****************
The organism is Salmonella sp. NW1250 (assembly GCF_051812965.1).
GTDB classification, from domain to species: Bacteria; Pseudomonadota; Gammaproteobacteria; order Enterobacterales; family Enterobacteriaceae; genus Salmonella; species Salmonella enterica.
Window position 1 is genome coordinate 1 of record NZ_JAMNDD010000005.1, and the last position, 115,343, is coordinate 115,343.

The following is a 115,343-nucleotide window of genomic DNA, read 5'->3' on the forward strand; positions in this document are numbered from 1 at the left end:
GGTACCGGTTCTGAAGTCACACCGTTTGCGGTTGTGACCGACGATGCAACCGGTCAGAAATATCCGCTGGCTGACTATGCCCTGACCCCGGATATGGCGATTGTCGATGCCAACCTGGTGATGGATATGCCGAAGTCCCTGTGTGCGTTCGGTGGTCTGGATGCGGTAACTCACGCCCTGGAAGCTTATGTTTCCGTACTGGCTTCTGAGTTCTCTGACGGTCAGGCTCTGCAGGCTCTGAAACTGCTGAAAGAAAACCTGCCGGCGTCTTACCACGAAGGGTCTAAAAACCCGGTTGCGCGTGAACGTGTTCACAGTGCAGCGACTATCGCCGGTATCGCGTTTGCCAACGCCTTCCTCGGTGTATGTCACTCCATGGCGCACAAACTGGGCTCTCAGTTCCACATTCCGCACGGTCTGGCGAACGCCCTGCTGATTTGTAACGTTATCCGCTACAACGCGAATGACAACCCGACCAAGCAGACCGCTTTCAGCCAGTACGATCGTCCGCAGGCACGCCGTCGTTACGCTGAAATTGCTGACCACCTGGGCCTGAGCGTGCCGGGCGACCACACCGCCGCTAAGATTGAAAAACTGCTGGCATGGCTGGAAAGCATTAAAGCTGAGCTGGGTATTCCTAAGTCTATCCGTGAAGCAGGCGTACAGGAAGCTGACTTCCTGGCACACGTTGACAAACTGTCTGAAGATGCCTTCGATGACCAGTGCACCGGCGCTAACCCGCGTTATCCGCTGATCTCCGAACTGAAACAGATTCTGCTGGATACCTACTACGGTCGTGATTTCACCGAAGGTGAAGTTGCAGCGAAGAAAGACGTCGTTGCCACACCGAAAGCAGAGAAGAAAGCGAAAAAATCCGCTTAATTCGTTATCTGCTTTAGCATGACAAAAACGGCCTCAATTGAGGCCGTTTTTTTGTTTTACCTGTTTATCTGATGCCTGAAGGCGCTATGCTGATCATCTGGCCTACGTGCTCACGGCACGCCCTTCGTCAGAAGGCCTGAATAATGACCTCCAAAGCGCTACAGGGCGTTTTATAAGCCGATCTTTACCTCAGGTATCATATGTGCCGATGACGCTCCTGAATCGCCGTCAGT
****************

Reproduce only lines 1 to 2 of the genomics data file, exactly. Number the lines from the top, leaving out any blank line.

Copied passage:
The organism is Salmonella sp. NW1250 (assembly GCF_051812965.1).
GTDB classification, from domain to species: Bacteria; Pseudomonadota; Gammaproteobacteria; order Enterobacterales; family Enterobacteriaceae; genus Salmonella; species Salmonella enterica.